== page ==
So, I want to ask you, out from your experience, what is the one thing you found out you had missed, forgotten to do or to leave attended/resolved, once you started your Camino?

Rodrigo
This may be a sign of advancing age however, I carry a small laminated card on me whenever I travel. On it is: my name, date of birth, blood type, list of meds and the name and contact number of my wife.

I have never needed it but it may be vital in the event of an emergency.
 
Be more specific with my written instructions to my husband.
I can relate to this, fortunately harmless things then. For the neighbor who comes to water, there will now be written notes on each of my plants stating how much and how often. And I will weigh how much my cat should have each day, it is still on a diet after last trip.
 
I can relate to this, fortunately harmless things then. For the neighbor who comes to water, there will now be written notes on each of my plants stating how much and how often. And I will weigh how much my cat should have each day, it is still on a diet after last trip.
Our cat figured out how to "access" his automatic feeder and usually was able to "pick the lock" so to speak dumping his whole bin into his meal tray early in the trip. After having someone check on him at home for few short trips, we ended up having him boarded to avoid the over eating. Sadly, he passed away and we don't have pets now because we travel too much and aren't home to give them the attention and love they need.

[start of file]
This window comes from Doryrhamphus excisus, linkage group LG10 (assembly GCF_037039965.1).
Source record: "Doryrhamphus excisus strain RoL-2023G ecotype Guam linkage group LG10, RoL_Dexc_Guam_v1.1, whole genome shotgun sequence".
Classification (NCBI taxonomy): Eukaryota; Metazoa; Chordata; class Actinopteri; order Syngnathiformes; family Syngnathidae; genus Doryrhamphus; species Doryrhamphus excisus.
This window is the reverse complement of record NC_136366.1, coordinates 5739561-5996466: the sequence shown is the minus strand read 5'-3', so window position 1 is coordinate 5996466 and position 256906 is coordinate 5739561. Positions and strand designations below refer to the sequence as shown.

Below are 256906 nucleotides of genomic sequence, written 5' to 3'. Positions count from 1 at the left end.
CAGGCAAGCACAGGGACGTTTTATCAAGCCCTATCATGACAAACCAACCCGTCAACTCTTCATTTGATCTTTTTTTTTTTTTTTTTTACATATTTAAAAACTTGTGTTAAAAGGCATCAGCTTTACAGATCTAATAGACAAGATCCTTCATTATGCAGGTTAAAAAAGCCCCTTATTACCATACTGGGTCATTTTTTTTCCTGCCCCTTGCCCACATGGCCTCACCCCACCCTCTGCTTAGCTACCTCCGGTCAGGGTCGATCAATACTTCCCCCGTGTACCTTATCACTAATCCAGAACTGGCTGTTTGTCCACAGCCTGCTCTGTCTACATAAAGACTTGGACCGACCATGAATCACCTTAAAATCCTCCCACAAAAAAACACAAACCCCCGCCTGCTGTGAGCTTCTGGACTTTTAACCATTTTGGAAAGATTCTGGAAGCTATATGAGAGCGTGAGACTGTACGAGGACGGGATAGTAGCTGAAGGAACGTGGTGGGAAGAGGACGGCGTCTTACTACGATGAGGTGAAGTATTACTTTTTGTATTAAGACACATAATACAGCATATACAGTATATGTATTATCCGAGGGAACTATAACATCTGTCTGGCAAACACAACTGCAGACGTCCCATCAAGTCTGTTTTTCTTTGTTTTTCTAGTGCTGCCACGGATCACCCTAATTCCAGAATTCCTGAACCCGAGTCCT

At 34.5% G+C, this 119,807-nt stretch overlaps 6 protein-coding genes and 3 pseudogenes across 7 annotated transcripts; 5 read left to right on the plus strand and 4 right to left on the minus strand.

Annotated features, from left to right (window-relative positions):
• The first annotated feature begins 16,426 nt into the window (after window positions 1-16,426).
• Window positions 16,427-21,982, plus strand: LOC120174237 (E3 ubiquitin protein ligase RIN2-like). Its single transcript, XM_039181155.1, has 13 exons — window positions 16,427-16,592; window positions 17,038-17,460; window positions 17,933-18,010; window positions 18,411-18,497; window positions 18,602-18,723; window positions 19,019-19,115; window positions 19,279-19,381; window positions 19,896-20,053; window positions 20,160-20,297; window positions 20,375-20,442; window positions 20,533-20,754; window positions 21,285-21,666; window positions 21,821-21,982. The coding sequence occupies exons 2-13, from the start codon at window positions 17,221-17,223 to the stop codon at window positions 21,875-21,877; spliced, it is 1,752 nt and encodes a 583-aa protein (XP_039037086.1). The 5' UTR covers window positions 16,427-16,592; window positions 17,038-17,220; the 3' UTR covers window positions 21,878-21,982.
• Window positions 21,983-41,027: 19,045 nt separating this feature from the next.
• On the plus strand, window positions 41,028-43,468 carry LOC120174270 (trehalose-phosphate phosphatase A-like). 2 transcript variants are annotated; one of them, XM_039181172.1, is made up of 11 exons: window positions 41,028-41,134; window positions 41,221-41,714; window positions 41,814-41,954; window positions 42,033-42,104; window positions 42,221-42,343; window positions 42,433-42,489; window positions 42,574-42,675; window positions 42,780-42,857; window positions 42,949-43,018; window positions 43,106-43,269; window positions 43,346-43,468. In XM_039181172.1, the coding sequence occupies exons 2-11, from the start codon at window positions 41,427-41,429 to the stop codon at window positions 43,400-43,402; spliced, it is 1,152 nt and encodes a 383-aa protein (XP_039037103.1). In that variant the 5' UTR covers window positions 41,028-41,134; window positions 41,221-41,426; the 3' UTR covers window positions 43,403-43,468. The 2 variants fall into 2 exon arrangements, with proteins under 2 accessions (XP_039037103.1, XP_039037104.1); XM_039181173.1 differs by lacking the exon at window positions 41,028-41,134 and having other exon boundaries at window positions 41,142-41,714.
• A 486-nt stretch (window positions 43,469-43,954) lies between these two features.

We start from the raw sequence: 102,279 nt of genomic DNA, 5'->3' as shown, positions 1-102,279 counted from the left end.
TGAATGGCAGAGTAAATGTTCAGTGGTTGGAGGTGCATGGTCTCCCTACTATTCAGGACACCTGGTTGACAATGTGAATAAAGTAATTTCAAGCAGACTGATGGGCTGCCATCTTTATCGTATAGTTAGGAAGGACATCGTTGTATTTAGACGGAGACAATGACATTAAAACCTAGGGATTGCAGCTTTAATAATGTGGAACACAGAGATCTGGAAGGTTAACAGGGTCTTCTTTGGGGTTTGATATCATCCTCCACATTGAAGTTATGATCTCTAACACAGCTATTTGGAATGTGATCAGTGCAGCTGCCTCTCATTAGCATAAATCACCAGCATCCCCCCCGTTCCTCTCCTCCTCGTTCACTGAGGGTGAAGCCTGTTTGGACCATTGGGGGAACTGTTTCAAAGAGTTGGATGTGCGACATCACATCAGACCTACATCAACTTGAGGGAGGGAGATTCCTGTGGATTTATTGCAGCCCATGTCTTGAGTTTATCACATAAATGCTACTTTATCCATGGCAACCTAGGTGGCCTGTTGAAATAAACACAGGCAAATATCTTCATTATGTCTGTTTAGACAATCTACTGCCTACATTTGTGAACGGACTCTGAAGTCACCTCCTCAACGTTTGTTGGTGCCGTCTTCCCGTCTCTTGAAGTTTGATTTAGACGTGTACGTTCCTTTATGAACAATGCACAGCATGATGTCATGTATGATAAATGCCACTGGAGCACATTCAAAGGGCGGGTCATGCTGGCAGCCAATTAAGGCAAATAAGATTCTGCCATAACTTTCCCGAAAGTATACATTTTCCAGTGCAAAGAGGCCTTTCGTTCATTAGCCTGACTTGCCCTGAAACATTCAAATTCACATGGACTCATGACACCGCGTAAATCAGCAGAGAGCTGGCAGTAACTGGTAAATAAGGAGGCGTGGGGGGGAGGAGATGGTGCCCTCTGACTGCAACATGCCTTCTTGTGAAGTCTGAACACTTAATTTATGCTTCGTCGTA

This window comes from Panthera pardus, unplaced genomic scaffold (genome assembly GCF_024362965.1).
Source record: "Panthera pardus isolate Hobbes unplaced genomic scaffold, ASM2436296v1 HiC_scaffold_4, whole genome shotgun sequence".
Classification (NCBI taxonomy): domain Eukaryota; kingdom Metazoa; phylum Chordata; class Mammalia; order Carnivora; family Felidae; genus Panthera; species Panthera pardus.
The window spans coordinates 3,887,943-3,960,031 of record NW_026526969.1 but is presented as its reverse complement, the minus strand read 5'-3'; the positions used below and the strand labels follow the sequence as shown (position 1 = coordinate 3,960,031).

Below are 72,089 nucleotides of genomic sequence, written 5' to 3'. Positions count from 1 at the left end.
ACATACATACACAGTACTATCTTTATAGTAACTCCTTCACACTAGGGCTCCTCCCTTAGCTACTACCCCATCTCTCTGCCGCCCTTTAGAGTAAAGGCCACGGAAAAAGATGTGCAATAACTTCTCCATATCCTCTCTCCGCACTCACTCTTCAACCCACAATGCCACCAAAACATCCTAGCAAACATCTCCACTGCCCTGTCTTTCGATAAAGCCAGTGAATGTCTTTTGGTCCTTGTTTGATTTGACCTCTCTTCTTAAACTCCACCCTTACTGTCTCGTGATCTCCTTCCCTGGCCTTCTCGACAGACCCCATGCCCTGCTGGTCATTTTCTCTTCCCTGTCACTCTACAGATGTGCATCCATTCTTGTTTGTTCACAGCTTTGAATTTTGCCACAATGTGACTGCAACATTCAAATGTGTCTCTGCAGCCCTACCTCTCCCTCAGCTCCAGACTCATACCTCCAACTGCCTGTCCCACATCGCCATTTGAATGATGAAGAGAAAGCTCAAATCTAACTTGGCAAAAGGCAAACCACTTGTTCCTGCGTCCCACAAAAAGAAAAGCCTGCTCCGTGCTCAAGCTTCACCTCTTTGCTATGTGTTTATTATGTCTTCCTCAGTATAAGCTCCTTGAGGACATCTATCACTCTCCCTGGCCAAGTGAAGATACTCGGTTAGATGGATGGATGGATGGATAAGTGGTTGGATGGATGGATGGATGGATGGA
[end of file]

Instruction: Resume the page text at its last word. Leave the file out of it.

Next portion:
Join our full-service guided tour of the Basque Country and let us pamper you!
In 2016, I forgot to mail my ballot for the US Presidential Election, which was a critical one between Clinton and Trump. I had to ask my mother to help, but she refused because signing my name was illegal. She is such a law-abiding lady.
Rightly so! It's a crime to sign someone else's ballot. Plus they do check signatures against what they have on file. My friend's signature had changed enough that she was contacted to verify that it was her signature on the ballot.
 
None of the above. If I’d worried about the house flooding or burning to the ground, the grass growing under someone else’s feet, the bank not knowing I’d left the country, the post piling up on my neighbour’s windowsill etc., I would never have left home.
 
Join our full-service guided tour of the Basque Country and let us pamper you!
These matters were not yet addressed:
  • Put your water heater on vacation mode.
  • Put your refrigerator(s) on vacation mode.
  • Shut off the thermostat/HVAC, unless you live in snow country, then put it in vacation mode.
  • Be sure to remove any compostable trash before your departure.
  • Test any skylights for leaks, if you’re departing during the rainy season in your area. If there’s no time to get them leakproof, put a bucket under where it leaks.
  • Ask a trusted neighbor to check your home and garden periodically. Shipments may arrive later than expected, or your garden bench may walk away.